Dr Neil Thurman has published a report on apps that allow users to monitor people.

Published (Updated )

Social media platforms are facilitating surveillance by selling their users’ data to apps which are used by the police and other organisations, according to the author of a new study.

The image messaging company Snapchat recently tried to soothe worries over their controversial Snap Map feature by saying that they “routinely work with law enforcement” (The Sunday Times, 16th July 2017).

However, a new report, by Dr Neil Thurman of City, University of London and LMU Munich, reveals that the practice of selling data to app providers has allowed law enforcement agencies to use social media to monitor those not suspected of any crimes, such as legitimate protesters and trade union members.

He says the Snapchat Snap Map feature, which enables users to track their friends, is the tip of the iceberg and surveillance of social media users is not going away.

Dr Thurman says Snapchat gives access to its data (via an application programming interface, or API) to third-parties for the purposes of selling advertising on its platform, and this includes data about users' locations.

However, he says there is no evidence that Snapchat is routinely providing or selling access to its users' data (including via third party apps) to law enforcement.

'Stalker-esque' apps

Dr Thurman, of the Department of Journalism at City, said: “Snap Map is just one of a range of apps that allows social network users to be monitored without their knowledge and with pin-point accuracy. Indeed some of these apps far exceed Snap Map in their surveillance capabilities, and are able to track individuals over time and across multiple social networks.

“Social media networks’ reassurances over surveillance ring hollow because, as my study shows, they are selling our data in the knowledge that it is being used by third parties for a wide range of other purposes, including location monitoring.”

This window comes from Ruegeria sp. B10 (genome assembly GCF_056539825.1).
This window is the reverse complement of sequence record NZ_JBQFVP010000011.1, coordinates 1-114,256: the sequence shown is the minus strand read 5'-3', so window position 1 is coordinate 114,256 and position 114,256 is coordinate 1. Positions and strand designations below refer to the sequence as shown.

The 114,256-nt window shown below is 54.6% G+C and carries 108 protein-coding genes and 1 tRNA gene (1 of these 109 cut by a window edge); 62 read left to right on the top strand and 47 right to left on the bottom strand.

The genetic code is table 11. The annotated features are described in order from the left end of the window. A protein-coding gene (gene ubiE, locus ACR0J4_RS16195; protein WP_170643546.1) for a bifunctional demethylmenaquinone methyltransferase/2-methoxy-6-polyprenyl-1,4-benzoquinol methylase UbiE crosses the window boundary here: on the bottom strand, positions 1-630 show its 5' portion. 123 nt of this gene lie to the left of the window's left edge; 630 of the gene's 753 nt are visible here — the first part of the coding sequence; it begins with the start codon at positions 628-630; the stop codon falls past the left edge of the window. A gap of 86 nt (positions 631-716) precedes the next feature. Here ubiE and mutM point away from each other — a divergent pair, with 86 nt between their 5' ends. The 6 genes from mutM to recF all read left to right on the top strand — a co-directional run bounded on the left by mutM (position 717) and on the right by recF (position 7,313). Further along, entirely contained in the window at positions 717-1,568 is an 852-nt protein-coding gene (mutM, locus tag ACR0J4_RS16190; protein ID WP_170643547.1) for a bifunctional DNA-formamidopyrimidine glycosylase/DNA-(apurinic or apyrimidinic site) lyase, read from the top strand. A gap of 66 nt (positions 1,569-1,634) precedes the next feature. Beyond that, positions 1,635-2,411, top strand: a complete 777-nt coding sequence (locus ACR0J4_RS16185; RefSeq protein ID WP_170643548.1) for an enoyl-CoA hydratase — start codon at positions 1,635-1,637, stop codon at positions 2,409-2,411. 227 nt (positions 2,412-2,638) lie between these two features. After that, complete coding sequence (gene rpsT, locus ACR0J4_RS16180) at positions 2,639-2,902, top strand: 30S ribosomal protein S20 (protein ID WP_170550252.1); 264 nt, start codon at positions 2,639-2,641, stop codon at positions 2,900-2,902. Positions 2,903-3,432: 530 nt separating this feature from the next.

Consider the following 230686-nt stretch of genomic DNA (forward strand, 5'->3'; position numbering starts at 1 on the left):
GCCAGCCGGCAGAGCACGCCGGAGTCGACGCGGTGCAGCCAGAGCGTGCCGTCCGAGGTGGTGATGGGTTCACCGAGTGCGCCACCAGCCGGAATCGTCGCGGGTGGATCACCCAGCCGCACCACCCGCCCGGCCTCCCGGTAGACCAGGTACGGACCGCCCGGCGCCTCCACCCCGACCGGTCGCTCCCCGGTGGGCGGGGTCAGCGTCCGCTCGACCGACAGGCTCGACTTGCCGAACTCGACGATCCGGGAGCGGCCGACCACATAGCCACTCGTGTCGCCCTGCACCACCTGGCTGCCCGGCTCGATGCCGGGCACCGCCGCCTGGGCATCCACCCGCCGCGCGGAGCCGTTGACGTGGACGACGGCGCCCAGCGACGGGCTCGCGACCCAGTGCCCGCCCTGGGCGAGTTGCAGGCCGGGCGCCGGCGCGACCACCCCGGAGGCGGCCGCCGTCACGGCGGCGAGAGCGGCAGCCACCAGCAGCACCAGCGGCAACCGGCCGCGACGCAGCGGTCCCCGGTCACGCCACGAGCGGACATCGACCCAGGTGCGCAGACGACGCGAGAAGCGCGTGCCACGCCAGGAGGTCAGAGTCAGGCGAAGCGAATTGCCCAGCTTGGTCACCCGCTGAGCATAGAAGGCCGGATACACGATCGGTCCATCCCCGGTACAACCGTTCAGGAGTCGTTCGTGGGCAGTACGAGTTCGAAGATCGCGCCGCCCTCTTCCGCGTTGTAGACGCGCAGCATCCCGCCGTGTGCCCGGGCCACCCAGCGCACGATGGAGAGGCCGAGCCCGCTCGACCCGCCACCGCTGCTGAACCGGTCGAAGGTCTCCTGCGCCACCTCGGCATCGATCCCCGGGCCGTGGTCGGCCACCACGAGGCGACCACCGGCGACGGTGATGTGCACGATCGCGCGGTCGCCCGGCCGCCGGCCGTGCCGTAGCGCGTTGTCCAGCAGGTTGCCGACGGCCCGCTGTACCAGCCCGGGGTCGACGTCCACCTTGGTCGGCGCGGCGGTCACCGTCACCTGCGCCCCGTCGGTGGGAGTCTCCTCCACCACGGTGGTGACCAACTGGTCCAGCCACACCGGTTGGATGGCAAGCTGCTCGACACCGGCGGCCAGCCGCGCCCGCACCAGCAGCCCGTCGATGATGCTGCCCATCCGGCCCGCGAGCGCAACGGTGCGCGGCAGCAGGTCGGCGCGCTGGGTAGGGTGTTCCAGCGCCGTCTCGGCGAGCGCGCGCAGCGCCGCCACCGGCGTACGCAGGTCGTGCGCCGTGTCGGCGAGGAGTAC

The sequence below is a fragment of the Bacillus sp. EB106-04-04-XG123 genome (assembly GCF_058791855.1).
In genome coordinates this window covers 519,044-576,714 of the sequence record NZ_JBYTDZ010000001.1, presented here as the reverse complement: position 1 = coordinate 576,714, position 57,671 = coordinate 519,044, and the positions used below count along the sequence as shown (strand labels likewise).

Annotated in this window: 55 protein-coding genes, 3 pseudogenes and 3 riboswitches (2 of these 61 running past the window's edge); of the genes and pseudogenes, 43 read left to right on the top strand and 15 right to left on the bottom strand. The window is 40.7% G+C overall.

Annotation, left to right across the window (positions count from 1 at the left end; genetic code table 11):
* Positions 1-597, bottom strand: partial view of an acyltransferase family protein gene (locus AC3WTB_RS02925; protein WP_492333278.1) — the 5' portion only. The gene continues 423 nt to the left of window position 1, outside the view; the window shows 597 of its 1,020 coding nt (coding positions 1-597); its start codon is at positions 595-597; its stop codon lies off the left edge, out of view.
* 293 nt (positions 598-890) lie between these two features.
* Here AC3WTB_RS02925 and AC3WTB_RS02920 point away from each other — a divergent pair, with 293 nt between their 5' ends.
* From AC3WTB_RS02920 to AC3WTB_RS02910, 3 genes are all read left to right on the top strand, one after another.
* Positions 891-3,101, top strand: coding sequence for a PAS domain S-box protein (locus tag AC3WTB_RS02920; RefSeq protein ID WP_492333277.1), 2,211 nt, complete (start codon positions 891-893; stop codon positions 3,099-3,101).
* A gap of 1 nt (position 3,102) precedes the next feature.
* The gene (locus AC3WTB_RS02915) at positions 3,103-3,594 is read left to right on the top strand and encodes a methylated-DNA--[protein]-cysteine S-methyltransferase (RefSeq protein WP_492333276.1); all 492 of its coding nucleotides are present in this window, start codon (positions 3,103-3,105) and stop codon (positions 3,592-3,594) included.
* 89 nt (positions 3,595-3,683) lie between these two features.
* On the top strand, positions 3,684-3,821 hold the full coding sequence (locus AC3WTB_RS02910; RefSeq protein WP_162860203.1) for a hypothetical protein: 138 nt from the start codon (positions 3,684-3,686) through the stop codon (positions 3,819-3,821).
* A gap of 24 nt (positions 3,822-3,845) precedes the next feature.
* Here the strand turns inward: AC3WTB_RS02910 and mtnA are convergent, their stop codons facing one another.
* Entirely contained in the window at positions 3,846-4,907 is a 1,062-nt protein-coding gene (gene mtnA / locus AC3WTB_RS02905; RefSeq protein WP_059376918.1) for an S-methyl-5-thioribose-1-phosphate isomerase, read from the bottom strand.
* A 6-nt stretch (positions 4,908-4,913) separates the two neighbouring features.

In his latest study, Dr Thurman looked at a range of such apps – including Echosec, Dataminr, Picodash and SAM. While Snapchat’s Snap Map is aimed at the public, many of the other social media monitoring apps are aimed at professional users, including the security forces, journalists and marketeers.

Their use may bring citizens and consumers some benefits. For example, one app, Dataminr, claims to have delivered alerts on shootings and explosions “ahead of major news reports”, allowing “emergency responders to act quickly to protect the public.” Another app, Ground Signal, allows retailers and restaurants to see when social media users post from their premises and “engage” them with “VIP treatment”.

But there is a darker side to social media surveillance. In his study, Dr Thurman interviewed journalists who were given an opportunity to experiment with some of these apps professionally. One said that being able to track the locations of individual social media users felt “slightly morally wrong and stalker-esque”.

Chilling effects

However, reservations like this are apparently not universal. “One of the apps my report describes, Geofeedia, was used by hundreds of law enforcement agencies, promoted as giving the police the power to ‘monitor’ – via social media – trade union members, protesters, and activist groups, who the company described as being an ‘overt threat’”, said Dr Thurman.

The Geofeedia controversy led to its demise, with social networks refusing to persist in supplying the app with a pipeline of posts for fear of further negative publicity.

However, according to an article in the business magazine Forbes, cited by Dr Thurman, the sheer number of apps that have been built on their platforms makes it impossible for the leading social media networks to prevent this form of social surveillance.

The results of the study have been published in the journal Digital Journalism.